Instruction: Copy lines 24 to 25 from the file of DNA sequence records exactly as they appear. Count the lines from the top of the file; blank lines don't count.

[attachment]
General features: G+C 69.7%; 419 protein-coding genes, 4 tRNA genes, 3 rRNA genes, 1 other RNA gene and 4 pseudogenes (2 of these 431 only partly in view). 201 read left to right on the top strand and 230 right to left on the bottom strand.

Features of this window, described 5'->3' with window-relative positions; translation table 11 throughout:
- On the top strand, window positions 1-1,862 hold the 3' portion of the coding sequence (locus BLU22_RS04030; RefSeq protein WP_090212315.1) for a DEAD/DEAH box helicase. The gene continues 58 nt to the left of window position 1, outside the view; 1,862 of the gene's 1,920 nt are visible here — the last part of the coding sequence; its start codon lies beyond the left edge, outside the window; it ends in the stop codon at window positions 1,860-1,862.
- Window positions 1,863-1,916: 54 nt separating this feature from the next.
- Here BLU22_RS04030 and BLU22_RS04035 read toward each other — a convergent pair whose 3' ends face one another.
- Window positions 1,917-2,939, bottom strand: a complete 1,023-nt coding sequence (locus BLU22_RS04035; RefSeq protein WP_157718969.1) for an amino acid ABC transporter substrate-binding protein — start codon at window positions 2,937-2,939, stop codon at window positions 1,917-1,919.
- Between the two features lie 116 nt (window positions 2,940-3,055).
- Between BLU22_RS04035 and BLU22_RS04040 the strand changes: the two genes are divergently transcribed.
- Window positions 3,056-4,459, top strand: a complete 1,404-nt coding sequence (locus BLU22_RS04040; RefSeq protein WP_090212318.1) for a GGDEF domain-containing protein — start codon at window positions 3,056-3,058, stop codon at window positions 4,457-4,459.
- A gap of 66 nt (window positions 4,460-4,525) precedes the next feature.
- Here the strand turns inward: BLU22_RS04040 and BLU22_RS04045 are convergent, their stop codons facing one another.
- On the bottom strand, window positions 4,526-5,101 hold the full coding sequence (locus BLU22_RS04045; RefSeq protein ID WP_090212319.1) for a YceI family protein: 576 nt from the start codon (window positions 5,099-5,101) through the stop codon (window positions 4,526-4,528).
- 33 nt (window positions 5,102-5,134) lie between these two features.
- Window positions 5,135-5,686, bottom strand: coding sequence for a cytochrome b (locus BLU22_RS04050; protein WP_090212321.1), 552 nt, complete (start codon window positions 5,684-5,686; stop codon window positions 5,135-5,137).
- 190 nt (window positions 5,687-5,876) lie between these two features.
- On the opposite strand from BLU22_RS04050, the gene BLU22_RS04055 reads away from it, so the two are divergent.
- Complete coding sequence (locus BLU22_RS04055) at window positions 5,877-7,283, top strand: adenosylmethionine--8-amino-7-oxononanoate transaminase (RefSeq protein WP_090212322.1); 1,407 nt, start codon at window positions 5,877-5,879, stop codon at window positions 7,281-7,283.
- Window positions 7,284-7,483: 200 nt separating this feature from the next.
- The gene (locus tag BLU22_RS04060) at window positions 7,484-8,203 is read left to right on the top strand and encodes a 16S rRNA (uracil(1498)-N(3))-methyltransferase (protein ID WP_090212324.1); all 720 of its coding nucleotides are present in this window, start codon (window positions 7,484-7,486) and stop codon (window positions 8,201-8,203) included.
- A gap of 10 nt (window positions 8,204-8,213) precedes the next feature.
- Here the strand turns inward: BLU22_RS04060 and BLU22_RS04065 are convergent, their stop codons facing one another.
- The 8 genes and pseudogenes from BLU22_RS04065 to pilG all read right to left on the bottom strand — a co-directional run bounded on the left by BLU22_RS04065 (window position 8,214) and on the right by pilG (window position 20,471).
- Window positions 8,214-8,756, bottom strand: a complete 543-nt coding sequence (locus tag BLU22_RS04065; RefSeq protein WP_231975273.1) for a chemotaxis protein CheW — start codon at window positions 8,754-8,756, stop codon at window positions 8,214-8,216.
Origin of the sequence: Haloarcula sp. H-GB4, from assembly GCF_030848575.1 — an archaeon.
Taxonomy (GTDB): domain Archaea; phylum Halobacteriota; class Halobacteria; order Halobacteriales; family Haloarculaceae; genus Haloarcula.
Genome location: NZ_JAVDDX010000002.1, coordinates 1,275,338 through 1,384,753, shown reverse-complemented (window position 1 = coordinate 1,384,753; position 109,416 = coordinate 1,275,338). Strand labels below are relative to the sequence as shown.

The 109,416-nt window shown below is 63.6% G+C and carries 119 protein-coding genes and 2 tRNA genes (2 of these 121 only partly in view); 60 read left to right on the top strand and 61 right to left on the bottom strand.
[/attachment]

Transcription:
Origin of the sequence: Haloarcula sp. H-GB4, from assembly GCF_030848575.1 — an archaeon.
Taxonomy (GTDB): domain Archaea; phylum Halobacteriota; class Halobacteria; order Halobacteriales; family Haloarculaceae; genus Haloarcula.